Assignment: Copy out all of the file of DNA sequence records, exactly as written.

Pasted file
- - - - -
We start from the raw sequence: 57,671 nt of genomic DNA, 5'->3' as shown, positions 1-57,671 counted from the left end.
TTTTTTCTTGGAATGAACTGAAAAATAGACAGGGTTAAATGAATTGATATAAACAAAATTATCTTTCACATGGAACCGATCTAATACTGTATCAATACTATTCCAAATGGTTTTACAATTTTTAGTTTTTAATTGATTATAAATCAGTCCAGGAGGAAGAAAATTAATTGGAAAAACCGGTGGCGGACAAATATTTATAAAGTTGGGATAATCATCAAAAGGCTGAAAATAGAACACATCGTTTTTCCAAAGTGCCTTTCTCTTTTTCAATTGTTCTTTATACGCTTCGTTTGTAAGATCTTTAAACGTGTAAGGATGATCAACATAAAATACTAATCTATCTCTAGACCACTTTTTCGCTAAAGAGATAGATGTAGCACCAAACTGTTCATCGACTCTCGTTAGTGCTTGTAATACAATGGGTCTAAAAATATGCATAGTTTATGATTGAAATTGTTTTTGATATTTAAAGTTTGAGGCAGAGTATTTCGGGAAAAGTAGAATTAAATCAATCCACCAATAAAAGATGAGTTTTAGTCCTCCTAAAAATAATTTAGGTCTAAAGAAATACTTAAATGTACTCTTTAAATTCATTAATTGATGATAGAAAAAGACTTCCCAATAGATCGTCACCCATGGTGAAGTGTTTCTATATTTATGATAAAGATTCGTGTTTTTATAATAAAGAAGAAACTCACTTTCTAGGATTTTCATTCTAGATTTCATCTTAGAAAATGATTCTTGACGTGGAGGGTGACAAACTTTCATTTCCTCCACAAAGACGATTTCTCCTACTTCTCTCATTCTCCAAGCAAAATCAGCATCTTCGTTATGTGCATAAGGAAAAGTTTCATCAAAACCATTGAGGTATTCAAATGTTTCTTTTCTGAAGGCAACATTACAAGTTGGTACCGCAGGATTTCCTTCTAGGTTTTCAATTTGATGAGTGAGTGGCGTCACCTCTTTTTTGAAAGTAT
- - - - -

We start from the raw sequence: 57,671 nt of genomic DNA, 5'->3' as shown, positions 1-57,671 counted from the left end.
TTTTTTCTTGGAATGAACTGAAAAATAGACAGGGTTAAATGAATTGATATAAACAAAATTATCTTTCACATGGAACCGATCTAATACTGTATCAATACTATTCCAAATGGTTTTACAATTTTTAGTTTTTAATTGATTATAAATCAGTCCAGGAGGAAGAAAATTAATTGGAAAAACCGGTGGCGGACAAATATTTATAAAGTTGGGATAATCATCAAAAGGCTGAAAATAGAACACATCGTTTTTCCAAAGTGCCTTTCTCTTTTTCAATTGTTCTTTATACGCTTCGTTTGTAAGATCTTTAAACGTGTAAGGATGATCAACATAAAATACTAATCTATCTCTAGACCACTTTTTCGCTAAAGAGATAGATGTAGCACCAAACTGTTCATCGACTCTCGTTAGTGCTTGTAATACAATGGGTCTAAAAATATGCATAGTTTATGATTGAAATTGTTTTTGATATTTAAAGTTTGAGGCAGAGTATTTCGGGAAAAGTAGAATTAAATCAATCCACCAATAAAAGATGAGTTTTAGTCCTCCTAAAAATAATTTAGGTCTAAAGAAATACTTAAATGTACTCTTTAAATTCATTAATTGATGATAGAAAAAGACTTCCCAATAGATCGTCACCCATGGTGAAGTGTTTCTATATTTATGATAAAGATTCGTGTTTTTATAATAAAGAAGAAACTCACTTTCTAGGATTTTCATTCTAGATTTCATCTTAGAAAATGATTCTTGACGTGGAGGGTGACAAACTTTCATTTCCTCCACAAAGACGATTTCTCCTACTTCTCTCATTCTCCAAGCAAAATCAGCATCTTCGTTATGTGCATAAGGAAAAGTTTCATCAAAACCATTGAGGTATTCAAATGTTTCTTTTCTGAAGGCAACATTACAAGTTGGTACCGCAGGATTTCCTTCTAGGTTTTCAATTTGATGAGTGAGTGGCGTCACCTCTTTTTTGAAAGTAT